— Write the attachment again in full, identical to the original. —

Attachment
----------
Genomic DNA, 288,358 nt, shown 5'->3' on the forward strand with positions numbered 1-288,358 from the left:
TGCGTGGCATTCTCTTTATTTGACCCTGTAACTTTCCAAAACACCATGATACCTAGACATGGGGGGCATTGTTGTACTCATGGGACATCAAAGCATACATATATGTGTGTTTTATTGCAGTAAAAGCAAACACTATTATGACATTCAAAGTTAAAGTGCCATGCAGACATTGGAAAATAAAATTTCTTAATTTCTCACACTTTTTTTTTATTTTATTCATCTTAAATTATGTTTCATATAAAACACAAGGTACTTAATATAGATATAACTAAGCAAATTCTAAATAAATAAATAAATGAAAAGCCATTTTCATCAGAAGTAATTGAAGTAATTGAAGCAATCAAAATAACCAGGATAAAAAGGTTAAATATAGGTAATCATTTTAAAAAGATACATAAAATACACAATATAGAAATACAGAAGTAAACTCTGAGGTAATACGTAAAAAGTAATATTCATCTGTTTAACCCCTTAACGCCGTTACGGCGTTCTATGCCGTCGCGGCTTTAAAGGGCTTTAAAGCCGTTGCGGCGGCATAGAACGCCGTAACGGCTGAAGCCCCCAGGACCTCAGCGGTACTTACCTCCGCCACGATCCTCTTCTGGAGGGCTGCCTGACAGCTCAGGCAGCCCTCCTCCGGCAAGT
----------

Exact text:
Genomic DNA, 288,358 nt, shown 5'->3' on the forward strand with positions numbered 1-288,358 from the left:
TGCGTGGCATTCTCTTTATTTGACCCTGTAACTTTCCAAAACACCATGATACCTAGACATGGGGGGCATTGTTGTACTCATGGGACATCAAAGCATACATATATGTGTGTTTTATTGCAGTAAAAGCAAACACTATTATGACATTCAAAGTTAAAGTGCCATGCAGACATTGGAAAATAAAATTTCTTAATTTCTCACACTTTTTTTTTATTTTATTCATCTTAAATTATGTTTCATATAAAACACAAGGTACTTAATATAGATATAACTAAGCAAATTCTAAATAAATAAATAAATGAAAAGCCATTTTCATCAGAAGTAATTGAAGTAATTGAAGCAATCAAAATAACCAGGATAAAAAGGTTAAATATAGGTAATCATTTTAAAAAGATACATAAAATACACAATATAGAAATACAGAAGTAAACTCTGAGGTAATACGTAAAAAGTAATATTCATCTGTTTAACCCCTTAACGCCGTTACGGCGTTCTATGCCGTCGCGGCTTTAAAGGGCTTTAAAGCCGTTGCGGCGGCATAGAACGCCGTAACGGCTGAAGCCCCCAGGACCTCAGCGGTACTTACCTCCGCCACGATCCTCTTCTGGAGGGCTGCCTGACAGCTCAGGCAGCCCTCCTCCGGCAAGT